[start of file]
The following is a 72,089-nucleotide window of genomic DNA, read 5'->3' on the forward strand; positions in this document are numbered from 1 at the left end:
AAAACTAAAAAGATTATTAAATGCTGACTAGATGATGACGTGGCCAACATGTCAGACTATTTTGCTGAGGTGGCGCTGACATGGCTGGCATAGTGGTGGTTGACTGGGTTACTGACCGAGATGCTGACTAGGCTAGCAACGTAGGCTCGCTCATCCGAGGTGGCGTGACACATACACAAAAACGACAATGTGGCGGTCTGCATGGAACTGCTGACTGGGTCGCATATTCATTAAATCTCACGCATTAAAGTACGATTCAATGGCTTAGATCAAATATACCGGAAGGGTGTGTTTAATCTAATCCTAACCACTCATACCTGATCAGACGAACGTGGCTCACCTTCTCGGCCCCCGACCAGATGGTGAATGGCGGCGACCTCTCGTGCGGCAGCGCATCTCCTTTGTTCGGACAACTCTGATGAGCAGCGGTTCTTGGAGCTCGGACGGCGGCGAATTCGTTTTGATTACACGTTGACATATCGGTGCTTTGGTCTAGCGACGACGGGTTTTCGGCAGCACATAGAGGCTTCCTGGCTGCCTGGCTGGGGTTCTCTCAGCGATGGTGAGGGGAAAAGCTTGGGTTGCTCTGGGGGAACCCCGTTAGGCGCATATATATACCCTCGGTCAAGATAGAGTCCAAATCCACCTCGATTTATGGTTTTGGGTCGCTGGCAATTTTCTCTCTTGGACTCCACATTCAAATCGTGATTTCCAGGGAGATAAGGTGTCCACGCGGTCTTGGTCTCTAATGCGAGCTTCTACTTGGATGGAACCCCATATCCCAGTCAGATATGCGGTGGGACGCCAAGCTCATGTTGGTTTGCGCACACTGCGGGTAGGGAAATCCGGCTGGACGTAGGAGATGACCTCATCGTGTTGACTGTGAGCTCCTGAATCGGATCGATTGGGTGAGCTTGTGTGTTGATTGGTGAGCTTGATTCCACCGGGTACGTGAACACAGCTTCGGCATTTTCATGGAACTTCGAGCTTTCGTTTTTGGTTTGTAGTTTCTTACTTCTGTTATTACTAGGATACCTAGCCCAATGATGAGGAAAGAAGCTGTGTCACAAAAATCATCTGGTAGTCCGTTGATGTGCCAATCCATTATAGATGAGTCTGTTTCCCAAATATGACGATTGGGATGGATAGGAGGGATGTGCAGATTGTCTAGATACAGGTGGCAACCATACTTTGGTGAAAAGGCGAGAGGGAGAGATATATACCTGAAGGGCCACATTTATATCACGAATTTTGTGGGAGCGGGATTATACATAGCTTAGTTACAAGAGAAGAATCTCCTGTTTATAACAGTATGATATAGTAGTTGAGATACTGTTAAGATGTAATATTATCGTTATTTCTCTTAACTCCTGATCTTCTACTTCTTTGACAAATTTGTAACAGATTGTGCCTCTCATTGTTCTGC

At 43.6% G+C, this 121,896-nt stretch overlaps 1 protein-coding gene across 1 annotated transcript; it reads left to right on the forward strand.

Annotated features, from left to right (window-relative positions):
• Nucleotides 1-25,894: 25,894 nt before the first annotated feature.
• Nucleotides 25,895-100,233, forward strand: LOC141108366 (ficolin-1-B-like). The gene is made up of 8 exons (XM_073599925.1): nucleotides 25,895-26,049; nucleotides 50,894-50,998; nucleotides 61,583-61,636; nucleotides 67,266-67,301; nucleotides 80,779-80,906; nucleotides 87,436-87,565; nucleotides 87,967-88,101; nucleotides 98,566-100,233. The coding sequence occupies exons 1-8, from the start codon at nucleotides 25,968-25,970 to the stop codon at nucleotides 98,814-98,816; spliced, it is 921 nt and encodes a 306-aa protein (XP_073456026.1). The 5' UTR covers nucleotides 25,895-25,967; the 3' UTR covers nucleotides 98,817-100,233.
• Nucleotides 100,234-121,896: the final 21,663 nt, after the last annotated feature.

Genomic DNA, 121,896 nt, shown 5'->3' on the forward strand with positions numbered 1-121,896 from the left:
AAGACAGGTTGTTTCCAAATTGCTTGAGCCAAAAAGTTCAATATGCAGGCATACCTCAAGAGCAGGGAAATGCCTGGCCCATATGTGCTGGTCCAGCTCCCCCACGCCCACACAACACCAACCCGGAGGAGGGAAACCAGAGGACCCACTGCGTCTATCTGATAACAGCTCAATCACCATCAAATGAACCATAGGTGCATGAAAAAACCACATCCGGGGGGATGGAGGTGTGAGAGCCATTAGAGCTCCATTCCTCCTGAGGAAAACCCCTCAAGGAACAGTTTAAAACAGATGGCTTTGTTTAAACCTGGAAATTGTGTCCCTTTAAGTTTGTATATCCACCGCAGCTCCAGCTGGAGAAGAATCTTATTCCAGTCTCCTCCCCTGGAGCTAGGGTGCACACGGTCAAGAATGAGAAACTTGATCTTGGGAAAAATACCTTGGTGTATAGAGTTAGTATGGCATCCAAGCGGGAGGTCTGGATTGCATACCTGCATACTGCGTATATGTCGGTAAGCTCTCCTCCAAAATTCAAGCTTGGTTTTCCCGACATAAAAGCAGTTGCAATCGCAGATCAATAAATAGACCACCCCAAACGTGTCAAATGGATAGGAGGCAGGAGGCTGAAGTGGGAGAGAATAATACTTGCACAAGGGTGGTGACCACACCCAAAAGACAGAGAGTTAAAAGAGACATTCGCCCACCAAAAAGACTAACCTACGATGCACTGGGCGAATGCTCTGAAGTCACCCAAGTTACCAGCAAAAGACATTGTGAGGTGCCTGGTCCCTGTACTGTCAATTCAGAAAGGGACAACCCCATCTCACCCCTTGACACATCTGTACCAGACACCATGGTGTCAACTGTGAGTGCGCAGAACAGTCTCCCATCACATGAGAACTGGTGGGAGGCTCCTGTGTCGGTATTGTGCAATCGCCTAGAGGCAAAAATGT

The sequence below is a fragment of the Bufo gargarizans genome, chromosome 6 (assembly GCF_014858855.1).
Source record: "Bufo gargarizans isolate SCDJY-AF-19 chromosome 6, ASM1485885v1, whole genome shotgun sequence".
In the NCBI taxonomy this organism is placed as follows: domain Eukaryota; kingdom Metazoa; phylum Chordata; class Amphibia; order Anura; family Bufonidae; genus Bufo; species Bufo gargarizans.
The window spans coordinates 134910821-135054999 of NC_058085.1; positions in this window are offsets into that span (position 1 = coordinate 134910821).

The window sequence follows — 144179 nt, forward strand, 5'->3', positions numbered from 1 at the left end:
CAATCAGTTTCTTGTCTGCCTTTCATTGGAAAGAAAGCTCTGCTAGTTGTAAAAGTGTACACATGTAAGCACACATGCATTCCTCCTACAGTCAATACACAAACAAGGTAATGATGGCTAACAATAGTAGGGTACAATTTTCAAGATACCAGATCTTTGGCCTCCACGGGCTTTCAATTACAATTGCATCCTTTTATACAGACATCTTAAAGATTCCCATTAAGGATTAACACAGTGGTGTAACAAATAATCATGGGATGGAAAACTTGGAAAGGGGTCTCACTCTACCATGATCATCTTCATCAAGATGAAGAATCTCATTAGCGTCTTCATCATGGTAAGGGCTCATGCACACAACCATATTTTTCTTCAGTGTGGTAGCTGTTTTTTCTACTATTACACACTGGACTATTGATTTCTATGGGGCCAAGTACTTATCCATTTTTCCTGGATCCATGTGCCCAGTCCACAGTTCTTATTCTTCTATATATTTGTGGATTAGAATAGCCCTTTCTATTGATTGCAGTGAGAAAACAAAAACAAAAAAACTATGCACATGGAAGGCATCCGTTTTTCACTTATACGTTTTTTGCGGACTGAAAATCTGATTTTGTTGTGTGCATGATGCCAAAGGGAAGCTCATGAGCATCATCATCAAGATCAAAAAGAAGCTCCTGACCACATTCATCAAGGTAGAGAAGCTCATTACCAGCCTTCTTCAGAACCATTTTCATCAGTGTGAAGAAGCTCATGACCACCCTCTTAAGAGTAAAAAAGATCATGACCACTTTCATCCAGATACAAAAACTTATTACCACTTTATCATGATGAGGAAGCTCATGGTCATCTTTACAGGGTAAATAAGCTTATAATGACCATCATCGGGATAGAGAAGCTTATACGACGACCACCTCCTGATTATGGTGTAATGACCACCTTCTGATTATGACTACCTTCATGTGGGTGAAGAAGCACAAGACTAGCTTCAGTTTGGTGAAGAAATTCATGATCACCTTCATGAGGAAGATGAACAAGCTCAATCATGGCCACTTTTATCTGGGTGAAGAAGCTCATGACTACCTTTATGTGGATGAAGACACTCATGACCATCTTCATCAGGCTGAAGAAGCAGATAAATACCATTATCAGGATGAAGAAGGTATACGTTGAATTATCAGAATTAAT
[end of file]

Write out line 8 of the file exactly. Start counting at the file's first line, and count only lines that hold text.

Genomic DNA, 121,896 nt, shown 5'->3' on the forward strand with positions numbered 1-121,896 from the left: